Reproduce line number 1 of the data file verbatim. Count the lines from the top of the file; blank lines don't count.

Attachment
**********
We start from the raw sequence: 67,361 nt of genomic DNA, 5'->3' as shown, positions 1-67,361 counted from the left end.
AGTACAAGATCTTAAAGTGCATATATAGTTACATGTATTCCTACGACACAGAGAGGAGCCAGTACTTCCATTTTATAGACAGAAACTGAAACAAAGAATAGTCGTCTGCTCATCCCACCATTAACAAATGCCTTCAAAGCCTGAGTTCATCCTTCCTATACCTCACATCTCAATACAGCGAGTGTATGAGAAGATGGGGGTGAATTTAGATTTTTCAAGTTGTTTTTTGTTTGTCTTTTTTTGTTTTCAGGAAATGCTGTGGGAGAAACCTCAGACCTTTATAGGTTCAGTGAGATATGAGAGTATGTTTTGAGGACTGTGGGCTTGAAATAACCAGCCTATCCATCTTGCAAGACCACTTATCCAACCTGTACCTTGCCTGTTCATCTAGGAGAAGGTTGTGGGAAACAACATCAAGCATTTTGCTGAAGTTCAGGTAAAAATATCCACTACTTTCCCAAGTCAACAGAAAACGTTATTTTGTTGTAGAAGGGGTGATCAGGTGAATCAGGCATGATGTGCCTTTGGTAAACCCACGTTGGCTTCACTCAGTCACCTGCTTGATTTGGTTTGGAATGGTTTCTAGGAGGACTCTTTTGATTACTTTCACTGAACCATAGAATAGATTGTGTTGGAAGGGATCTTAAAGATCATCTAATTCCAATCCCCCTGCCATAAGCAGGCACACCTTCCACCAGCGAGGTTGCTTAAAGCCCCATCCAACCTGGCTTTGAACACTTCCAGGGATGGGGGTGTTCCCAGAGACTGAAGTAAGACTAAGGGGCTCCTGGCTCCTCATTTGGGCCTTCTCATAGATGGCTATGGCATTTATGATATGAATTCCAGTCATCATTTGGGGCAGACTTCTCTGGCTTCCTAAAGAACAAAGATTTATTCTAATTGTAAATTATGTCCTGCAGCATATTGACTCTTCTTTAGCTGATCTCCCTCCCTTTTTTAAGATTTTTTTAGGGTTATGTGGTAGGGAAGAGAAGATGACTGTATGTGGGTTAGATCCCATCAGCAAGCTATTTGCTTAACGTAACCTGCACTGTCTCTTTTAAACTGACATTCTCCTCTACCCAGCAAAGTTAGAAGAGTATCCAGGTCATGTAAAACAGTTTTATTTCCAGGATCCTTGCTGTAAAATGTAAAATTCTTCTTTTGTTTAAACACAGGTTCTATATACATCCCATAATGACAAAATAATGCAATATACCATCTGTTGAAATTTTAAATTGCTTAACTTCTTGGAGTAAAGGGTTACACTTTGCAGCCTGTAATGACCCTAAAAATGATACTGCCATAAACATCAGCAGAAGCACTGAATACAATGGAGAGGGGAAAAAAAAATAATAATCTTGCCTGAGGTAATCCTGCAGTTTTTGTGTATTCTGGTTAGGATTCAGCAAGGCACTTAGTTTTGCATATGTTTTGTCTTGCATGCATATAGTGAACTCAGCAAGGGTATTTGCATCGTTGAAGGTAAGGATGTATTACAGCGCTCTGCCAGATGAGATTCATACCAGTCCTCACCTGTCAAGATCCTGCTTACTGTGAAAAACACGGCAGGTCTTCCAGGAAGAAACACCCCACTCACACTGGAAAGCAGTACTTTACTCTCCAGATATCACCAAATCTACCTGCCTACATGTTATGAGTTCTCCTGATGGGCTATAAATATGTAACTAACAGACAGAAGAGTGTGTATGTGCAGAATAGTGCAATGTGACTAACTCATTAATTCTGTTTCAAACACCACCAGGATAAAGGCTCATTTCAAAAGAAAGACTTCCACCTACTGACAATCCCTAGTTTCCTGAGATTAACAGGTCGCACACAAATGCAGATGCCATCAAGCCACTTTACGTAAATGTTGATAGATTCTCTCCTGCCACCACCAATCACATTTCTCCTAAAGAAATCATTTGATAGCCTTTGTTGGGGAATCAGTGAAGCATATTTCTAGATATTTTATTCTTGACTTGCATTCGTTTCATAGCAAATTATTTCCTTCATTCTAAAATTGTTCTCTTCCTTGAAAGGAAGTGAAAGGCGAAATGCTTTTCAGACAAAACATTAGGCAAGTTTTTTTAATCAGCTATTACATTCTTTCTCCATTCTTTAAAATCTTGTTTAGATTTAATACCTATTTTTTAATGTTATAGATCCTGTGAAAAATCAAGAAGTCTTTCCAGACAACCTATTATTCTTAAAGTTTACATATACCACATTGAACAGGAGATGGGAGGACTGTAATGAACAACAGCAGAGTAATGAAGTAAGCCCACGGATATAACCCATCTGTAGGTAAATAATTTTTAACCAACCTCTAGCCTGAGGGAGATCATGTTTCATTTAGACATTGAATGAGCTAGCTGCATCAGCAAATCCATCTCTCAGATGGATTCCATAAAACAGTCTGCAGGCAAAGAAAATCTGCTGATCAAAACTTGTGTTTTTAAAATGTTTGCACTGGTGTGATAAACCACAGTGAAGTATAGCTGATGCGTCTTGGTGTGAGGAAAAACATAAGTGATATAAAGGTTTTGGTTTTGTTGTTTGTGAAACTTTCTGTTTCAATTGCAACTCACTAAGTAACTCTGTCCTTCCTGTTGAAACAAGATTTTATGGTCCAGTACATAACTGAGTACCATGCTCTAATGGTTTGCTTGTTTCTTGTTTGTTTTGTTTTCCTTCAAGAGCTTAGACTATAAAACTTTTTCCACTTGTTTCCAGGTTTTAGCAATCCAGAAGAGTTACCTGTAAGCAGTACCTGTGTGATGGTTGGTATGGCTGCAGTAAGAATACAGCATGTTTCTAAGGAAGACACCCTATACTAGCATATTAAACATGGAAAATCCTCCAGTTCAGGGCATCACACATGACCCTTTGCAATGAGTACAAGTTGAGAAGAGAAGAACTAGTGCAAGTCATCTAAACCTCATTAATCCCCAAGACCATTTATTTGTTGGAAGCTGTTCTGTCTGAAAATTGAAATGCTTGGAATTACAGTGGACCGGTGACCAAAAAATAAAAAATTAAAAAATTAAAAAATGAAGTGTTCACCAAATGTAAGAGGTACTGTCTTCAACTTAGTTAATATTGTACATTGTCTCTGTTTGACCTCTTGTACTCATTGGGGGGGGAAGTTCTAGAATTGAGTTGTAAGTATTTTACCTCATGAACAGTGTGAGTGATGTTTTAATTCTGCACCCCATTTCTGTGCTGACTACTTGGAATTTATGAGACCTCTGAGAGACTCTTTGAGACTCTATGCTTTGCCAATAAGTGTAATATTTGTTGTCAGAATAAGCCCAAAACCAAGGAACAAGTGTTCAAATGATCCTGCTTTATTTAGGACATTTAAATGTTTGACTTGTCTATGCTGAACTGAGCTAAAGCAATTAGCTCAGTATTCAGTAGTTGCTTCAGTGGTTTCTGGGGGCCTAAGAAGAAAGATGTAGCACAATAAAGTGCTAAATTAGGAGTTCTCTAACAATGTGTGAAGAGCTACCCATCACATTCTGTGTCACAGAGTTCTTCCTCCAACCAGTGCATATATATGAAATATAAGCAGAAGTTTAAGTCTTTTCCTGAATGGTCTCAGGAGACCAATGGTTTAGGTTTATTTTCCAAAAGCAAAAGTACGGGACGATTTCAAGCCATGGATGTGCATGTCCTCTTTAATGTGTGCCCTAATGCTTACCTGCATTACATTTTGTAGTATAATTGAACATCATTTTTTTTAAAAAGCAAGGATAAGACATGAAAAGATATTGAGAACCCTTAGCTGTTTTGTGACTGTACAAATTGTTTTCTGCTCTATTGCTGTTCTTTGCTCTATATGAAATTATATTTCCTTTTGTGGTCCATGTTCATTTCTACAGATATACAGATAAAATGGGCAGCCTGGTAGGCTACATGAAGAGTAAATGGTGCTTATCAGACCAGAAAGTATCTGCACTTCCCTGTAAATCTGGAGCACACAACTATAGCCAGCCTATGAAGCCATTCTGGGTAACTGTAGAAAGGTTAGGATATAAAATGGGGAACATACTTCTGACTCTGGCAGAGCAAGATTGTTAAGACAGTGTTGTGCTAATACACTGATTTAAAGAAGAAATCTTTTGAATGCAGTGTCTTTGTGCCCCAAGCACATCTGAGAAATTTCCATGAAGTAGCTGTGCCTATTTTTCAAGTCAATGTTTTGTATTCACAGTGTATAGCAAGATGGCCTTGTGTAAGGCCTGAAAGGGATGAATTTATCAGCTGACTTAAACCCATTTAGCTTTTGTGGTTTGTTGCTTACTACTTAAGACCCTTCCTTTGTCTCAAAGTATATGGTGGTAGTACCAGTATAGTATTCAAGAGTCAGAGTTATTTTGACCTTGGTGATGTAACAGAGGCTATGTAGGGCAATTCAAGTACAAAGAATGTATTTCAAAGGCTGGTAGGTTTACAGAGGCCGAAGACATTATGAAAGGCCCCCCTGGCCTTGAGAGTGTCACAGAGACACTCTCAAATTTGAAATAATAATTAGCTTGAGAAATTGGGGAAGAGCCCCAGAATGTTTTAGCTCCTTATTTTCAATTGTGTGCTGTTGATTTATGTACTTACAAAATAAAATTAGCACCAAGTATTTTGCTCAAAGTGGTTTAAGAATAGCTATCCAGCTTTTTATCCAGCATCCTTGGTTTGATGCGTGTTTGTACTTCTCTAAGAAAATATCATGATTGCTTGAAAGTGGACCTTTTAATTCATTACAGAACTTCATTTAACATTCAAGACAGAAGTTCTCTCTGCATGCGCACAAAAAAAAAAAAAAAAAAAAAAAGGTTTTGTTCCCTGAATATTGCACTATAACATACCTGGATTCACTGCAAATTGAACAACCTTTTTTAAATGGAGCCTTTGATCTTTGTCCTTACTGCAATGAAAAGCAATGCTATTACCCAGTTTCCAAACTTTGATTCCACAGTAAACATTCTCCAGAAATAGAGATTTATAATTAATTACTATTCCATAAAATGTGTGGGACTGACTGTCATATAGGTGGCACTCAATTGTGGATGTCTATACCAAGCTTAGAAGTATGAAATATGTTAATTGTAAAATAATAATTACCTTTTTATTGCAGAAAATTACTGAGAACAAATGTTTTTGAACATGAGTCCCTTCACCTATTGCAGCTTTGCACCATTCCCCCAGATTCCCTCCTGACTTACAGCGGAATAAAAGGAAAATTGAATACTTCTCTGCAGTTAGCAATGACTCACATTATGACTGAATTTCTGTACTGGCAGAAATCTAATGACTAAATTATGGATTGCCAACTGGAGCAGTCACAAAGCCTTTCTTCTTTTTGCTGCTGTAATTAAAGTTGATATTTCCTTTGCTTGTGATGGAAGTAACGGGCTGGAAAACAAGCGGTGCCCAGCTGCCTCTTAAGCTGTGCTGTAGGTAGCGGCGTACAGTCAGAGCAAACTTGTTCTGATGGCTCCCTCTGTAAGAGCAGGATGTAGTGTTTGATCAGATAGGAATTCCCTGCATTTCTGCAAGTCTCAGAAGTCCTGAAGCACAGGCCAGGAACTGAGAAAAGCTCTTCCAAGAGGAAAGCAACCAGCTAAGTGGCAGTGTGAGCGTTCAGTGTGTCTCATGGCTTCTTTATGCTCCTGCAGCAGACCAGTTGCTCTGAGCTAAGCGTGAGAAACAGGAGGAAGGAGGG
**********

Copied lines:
We start from the raw sequence: 67,361 nt of genomic DNA, 5'->3' as shown, positions 1-67,361 counted from the left end.